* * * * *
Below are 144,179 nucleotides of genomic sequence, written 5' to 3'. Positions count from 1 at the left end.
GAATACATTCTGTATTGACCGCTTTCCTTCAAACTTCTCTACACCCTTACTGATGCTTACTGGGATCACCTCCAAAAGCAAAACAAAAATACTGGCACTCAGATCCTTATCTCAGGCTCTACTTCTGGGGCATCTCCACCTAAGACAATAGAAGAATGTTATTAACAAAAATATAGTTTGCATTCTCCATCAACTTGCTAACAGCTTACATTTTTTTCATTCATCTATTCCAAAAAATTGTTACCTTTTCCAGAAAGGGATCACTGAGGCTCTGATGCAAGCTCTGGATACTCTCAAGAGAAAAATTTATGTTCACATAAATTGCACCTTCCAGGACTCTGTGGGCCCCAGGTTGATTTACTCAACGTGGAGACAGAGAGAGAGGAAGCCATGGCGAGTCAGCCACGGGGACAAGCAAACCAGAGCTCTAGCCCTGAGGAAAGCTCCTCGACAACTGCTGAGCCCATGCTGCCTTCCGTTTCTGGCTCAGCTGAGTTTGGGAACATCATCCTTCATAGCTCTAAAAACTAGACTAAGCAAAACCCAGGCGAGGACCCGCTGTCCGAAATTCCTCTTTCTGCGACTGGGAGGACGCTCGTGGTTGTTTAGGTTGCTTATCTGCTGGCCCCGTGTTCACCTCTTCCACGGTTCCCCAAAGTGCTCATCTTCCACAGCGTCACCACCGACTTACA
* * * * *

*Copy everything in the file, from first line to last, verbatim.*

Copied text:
Below are 144,179 nucleotides of genomic sequence, written 5' to 3'. Positions count from 1 at the left end.
GAATACATTCTGTATTGACCGCTTTCCTTCAAACTTCTCTACACCCTTACTGATGCTTACTGGGATCACCTCCAAAAGCAAAACAAAAATACTGGCACTCAGATCCTTATCTCAGGCTCTACTTCTGGGGCATCTCCACCTAAGACAATAGAAGAATGTTATTAACAAAAATATAGTTTGCATTCTCCATCAACTTGCTAACAGCTTACATTTTTTTCATTCATCTATTCCAAAAAATTGTTACCTTTTCCAGAAAGGGATCACTGAGGCTCTGATGCAAGCTCTGGATACTCTCAAGAGAAAAATTTATGTTCACATAAATTGCACCTTCCAGGACTCTGTGGGCCCCAGGTTGATTTACTCAACGTGGAGACAGAGAGAGAGGAAGCCATGGCGAGTCAGCCACGGGGACAAGCAAACCAGAGCTCTAGCCCTGAGGAAAGCTCCTCGACAACTGCTGAGCCCATGCTGCCTTCCGTTTCTGGCTCAGCTGAGTTTGGGAACATCATCCTTCATAGCTCTAAAAACTAGACTAAGCAAAACCCAGGCGAGGACCCGCTGTCCGAAATTCCTCTTTCTGCGACTGGGAGGACGCTCGTGGTTGTTTAGGTTGCTTATCTGCTGGCCCCGTGTTCACCTCTTCCACGGTTCCCCAAAGTGCTCATCTTCCACAGCGTCACCACCGACTTACA